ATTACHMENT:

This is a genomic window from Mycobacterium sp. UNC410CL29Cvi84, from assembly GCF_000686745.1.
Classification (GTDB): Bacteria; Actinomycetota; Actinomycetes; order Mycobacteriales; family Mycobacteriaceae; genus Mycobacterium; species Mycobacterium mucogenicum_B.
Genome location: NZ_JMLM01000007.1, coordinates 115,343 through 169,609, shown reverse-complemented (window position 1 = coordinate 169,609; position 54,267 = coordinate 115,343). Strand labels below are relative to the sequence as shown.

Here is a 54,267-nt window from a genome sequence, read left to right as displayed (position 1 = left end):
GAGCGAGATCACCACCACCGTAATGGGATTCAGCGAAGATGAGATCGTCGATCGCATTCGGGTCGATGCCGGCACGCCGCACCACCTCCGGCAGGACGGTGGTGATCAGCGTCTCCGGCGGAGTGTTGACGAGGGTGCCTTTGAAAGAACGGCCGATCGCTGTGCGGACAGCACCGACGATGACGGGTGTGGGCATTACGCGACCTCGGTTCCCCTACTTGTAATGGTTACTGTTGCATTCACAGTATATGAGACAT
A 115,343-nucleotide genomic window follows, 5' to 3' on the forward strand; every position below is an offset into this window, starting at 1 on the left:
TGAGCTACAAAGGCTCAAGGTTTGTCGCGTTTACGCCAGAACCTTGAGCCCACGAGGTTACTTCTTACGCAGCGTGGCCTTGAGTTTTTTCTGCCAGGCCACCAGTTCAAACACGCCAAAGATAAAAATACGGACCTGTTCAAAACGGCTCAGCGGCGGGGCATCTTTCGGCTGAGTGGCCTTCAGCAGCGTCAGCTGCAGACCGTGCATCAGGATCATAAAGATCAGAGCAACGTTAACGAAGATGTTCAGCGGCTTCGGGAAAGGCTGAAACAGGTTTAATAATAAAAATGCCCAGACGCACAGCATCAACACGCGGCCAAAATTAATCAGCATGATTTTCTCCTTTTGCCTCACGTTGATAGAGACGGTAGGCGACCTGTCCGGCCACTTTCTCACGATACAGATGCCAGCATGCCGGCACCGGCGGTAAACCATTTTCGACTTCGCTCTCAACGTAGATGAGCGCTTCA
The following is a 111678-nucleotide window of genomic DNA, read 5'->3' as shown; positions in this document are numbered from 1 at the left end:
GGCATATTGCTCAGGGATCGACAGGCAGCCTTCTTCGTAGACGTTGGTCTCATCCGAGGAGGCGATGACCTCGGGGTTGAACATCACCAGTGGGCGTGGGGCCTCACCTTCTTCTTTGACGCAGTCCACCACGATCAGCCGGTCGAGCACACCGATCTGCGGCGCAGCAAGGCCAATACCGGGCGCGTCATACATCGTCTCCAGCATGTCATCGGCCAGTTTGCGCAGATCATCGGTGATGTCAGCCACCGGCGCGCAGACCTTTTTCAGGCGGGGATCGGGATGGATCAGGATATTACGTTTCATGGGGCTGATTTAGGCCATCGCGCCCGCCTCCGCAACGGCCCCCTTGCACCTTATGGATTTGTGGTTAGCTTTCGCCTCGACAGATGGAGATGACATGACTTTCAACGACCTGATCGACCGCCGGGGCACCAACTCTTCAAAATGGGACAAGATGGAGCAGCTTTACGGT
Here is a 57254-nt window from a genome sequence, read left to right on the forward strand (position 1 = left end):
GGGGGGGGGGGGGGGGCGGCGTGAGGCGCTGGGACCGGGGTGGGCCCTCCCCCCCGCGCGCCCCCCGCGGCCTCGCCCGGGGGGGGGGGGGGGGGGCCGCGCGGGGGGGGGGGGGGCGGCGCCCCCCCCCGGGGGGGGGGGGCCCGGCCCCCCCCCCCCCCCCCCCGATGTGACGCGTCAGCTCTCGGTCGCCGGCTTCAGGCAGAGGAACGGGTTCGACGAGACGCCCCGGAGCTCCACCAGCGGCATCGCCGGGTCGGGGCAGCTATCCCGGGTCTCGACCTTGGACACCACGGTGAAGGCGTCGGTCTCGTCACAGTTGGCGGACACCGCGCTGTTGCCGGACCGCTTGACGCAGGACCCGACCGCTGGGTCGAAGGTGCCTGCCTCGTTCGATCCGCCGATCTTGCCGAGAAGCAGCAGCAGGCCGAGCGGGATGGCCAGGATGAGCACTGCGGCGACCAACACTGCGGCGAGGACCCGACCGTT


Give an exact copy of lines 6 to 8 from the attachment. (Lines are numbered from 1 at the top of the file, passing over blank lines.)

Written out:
A 115,343-nucleotide genomic window follows, 5' to 3' on the forward strand; every position below is an offset into this window, starting at 1 on the left:
TGAGCTACAAAGGCTCAAGGTTTGTCGCGTTTACGCCAGAACCTTGAGCCCACGAGGTTACTTCTTACGCAGCGTGGCCTTGAGTTTTTTCTGCCAGGCCACCAGTTCAAACACGCCAAAGATAAAAATACGGACCTGTTCAAAACGGCTCAGCGGCGGGGCATCTTTCGGCTGAGTGGCCTTCAGCAGCGTCAGCTGCAGACCGTGCATCAGGATCATAAAGATCAGAGCAACGTTAACGAAGATGTTCAGCGGCTTCGGGAAAGGCTGAAACAGGTTTAATAATAAAAATGCCCAGACGCACAGCATCAACACGCGGCCAAAATTAATCAGCATGATTTTCTCCTTTTGCCTCACGTTGATAGAGACGGTAGGCGACCTGTCCGGCCACTTTCTCACGATACAGATGCCAGCATGCCGGCACCGGCGGTAAACCATTTTCGACTTCGCTCTCAACGTAGATGAGCGCTTCA
The following is a 111678-nucleotide window of genomic DNA, read 5'->3' as shown; positions in this document are numbered from 1 at the left end: